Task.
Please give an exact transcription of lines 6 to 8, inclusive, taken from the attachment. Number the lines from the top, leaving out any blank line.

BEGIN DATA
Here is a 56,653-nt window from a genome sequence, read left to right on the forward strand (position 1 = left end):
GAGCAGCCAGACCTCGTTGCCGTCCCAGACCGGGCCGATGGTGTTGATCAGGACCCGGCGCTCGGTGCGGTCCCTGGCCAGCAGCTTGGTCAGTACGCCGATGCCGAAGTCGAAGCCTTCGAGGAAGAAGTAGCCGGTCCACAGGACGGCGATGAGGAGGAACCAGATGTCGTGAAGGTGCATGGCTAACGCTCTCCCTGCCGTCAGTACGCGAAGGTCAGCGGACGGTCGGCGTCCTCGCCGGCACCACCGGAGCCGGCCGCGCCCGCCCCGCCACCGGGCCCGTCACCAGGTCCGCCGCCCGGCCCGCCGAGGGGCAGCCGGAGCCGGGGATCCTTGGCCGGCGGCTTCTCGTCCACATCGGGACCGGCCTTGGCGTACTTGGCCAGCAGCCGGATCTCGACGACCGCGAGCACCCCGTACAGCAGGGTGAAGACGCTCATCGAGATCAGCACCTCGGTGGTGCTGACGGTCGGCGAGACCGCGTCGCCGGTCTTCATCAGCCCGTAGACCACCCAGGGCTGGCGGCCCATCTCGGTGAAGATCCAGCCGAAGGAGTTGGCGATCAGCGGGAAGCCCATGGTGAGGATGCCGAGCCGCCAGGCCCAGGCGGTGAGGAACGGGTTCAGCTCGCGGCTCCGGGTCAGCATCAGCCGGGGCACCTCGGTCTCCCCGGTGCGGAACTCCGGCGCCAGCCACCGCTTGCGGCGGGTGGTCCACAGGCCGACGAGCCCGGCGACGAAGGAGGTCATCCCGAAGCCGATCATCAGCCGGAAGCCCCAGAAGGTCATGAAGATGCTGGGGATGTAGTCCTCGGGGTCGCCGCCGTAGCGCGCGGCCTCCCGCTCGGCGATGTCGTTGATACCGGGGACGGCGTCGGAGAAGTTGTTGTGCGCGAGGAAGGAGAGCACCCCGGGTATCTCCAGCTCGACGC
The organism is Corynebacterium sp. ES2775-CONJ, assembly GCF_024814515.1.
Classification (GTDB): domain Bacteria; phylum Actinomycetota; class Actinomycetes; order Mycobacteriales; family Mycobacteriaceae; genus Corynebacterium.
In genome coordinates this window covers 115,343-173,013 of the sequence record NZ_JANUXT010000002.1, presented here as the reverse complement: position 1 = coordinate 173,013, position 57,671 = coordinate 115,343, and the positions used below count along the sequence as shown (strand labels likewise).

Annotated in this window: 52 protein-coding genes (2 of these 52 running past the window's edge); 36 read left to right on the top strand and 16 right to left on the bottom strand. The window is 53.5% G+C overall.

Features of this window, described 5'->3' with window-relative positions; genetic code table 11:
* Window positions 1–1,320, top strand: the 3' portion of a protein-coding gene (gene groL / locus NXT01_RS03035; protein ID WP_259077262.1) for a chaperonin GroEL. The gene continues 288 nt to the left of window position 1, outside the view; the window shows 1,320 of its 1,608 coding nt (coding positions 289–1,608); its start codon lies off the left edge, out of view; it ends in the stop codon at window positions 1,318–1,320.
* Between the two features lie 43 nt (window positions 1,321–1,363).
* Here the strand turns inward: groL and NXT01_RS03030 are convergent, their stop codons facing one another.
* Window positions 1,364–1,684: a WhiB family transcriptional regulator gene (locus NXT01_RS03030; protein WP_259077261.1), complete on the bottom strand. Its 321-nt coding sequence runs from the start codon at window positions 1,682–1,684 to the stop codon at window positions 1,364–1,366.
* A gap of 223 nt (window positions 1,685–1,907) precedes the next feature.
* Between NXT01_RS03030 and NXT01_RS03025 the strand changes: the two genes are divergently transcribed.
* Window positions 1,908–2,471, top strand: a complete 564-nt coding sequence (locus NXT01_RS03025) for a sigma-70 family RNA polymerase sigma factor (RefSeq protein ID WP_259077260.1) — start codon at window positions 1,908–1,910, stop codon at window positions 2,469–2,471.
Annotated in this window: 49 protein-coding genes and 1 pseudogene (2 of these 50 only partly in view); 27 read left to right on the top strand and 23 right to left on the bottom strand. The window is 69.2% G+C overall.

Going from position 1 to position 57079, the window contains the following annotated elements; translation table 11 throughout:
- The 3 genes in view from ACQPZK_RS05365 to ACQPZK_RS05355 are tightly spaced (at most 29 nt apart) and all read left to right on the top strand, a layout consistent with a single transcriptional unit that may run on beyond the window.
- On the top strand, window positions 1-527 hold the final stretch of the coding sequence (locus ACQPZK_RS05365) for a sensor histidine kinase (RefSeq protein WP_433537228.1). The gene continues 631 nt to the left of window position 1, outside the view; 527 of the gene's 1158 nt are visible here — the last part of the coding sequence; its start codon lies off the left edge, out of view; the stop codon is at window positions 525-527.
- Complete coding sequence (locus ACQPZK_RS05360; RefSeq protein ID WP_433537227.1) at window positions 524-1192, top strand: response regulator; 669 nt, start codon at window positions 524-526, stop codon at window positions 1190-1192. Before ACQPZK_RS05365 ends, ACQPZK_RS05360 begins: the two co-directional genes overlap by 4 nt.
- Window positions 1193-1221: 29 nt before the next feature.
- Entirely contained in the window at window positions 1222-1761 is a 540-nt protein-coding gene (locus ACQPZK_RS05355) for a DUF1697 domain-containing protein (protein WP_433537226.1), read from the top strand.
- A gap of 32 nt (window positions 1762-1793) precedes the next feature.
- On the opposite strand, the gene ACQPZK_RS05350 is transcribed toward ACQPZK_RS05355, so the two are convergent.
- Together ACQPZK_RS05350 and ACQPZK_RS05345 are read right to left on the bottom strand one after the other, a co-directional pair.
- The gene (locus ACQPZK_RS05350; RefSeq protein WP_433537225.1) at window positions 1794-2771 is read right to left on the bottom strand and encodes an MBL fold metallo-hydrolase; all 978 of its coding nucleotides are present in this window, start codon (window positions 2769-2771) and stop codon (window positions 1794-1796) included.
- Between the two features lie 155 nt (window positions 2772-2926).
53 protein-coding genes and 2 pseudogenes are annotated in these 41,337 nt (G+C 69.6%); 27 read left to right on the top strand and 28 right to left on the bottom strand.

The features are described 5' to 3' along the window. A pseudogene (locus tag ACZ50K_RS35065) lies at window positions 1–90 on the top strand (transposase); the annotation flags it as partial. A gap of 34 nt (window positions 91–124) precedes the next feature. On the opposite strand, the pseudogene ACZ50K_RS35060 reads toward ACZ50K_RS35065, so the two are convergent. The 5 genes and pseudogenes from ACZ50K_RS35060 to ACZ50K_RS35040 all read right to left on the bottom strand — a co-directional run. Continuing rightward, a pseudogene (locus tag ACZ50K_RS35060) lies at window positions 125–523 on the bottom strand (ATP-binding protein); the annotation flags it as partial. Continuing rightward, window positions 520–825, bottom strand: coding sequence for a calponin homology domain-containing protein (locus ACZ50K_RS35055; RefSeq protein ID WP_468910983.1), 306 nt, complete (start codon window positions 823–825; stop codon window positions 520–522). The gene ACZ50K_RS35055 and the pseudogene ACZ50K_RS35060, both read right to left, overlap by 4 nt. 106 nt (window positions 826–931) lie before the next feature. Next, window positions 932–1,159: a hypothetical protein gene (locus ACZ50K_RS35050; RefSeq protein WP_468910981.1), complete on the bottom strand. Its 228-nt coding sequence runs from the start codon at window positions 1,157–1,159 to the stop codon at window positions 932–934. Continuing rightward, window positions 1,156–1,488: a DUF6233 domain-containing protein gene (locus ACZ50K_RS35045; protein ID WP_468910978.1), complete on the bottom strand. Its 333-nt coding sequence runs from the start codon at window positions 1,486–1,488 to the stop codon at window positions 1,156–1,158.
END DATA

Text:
Annotated in this window: 52 protein-coding genes (2 of these 52 running past the window's edge); 36 read left to right on the top strand and 16 right to left on the bottom strand. The window is 53.5% G+C overall.

Features of this window, described 5'->3' with window-relative positions; genetic code table 11:
* Window positions 1–1,320, top strand: the 3' portion of a protein-coding gene (gene groL / locus NXT01_RS03035; protein ID WP_259077262.1) for a chaperonin GroEL. The gene continues 288 nt to the left of window position 1, outside the view; the window shows 1,320 of its 1,608 coding nt (coding positions 289–1,608); its start codon lies off the left edge, out of view; it ends in the stop codon at window positions 1,318–1,320.